National Health Freedom Action Visits Coon Rapids

CAM Club Adviser, Valerie Lis and Co-founder of Board of National Health Freedom Action, Jerri Johnson, lead the discussion.

Complementary and Alternative Medicine Club invites speaker from National Health Freedom Action.

Max Brown, Editor-in-Chief

Luke Gentle, Web Editor

Jerri Johnson, president of National Health Freedom Action, spoke at Coon Rapids on Tuesday on the issues of vaccine safety and the rights of alternative medicine practitioners. Johnson’s talk was hosted by the Complementary and Alternative Medicine Club. Anoka Ramsey biology professor and club advisor Joan McKearnan were also in attendance and offered her viewpoints during the group discussion.

Johnson’s focus was on the risks of vaccination. Johnson claims that vaccines, particularly the MMR (measles, mumps, rubella) vaccine, put recipients at risk for neurological damage. Johnson’s stance is largely based on her work in the Somali community of the Twin Cities, where a recent measles outbreak has been blamed on members of the Somali community choosing not to vaccinate their children.

Johnson believes that their fears were justified, claiming to have personally worked with many Somali families whose children were neurologically impaired shortly after receiving the MMR vaccine. Johnson blames trace ingredients, such as mercury and aluminum, in vaccines as a possible cause.

McKearnan claims that these trace ingredients are not found in the right quantity or chemical composition to pose a realistic threat to patients.

Another point of disagreement was the frequent reference to the 1998 Wakefield Study in Johnson’s arguments. The study, originally published by British gastroenterologist Andrew Wakefield, attempted to establish a link between autism in children and the MMR vaccine.

The paper was withdrawn from the journal it was originally published in, Lancet, in 2010 after it was revealed that proper scientific research steps were not followed. Wakefield’s medical license was revoked when it was discovered that he had falsified data and received funds from the lawyers of anti-vaccine parties.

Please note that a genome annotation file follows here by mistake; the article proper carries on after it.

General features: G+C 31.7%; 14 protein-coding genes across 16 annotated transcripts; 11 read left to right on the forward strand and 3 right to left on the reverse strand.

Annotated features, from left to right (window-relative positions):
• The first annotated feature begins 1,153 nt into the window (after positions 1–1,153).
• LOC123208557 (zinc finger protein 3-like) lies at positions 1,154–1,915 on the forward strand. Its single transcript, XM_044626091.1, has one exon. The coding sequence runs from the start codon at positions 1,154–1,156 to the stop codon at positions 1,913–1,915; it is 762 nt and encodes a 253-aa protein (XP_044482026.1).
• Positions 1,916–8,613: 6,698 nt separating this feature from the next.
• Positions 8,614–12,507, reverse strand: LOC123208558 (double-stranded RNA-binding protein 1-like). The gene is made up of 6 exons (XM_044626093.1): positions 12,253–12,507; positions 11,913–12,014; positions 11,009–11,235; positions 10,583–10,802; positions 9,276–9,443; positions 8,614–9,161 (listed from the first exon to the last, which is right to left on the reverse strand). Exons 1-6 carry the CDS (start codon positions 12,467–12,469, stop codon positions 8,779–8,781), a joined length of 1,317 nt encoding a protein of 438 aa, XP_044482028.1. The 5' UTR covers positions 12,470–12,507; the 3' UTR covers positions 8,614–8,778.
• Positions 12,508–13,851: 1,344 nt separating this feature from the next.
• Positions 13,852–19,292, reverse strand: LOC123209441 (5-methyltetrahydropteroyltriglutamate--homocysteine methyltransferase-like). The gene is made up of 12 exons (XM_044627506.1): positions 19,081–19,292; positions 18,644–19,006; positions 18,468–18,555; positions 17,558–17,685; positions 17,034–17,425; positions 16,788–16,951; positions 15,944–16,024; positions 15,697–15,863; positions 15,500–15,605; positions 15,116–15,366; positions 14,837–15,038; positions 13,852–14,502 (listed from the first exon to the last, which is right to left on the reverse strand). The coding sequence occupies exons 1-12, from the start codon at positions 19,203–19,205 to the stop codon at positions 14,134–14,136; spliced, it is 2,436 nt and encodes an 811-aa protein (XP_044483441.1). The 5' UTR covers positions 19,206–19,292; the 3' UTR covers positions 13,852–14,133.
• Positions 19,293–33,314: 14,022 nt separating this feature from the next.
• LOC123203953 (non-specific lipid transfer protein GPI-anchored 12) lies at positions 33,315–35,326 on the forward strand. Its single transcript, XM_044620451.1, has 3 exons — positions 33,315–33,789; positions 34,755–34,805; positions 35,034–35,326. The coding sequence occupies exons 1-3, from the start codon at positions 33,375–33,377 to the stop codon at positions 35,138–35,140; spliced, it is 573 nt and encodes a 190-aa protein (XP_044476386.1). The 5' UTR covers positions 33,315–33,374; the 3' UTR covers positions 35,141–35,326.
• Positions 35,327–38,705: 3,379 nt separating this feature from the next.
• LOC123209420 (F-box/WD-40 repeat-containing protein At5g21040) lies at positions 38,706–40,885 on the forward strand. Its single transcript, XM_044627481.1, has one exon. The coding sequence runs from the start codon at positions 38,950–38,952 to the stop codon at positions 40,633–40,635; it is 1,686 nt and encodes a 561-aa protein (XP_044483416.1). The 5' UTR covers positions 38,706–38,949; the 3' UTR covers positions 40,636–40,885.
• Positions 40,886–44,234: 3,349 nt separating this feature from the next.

Johnson claims that the Wakefield Study’s findings are legitimate, and Wakefield was discredited due to special interests attempting to slander him. McKearnan maintains that he was discredited due to fraud.

Johnson also addressed the burden imposed by current medicinal practice laws on practitioners of alternative medicine.

“There’s a medical practice statute that regulates medical doctor and it says that you can’t practice medicine unless you’ve gone to medical school and passed the boards and everything. Then it defines it defines the practice of medicine as offers or undertakes to prevent, diagnose, treat, emolliate in any way by any means methods instrumentality or device any illness or disease… As a result, all of these kinds of therapies were blatantly illegal because they were the practice of medicine.”

Most states currently define practicing medicine as attempting to diagnose or treat illness or injury and require anyone partaking in these activities to have a license, which has caused some alternative medicine practitioners legal trouble. The Board of National Health Freedom has lobbied in the past to change medicinal laws to give alternative medicine practitioners broader rights to practice.

In response to this, McKearnan claims that “there should be some licensing so that not just any snake oil salesman can come down the line and say, ‘I can cure you of whatever you have'”.

One thing both parties agreed on was that a mixture of western and alternative medicine is ideal for living a healthy life.

“I like to have access to conventional method(s)… if I break an arm or if I had a stroke, I’d go to the hospital. But if I have chronic kind of illness like if I had allergies or depression or hormonal imbalances or asthma then I would like to choose to see holistic practitioners that work in a very natural, gentle ways to restore my body to balance,” Johnson stated.

McKearnan similarly stated, “I do believe that holistic medicine has its place in medicinal practicing. Studies have shown a lot of mind over matter can be significant in the healing process and holistic medicine can help with that.”

About the Author

The Campus Eye Staff
The Campus Eye is published by students of the Cambridge and Coon Rapids campuses of Anoka-Ramsey Community College. Campus Eye articles in print and online represent the opinions of the writers and not the college or the student body.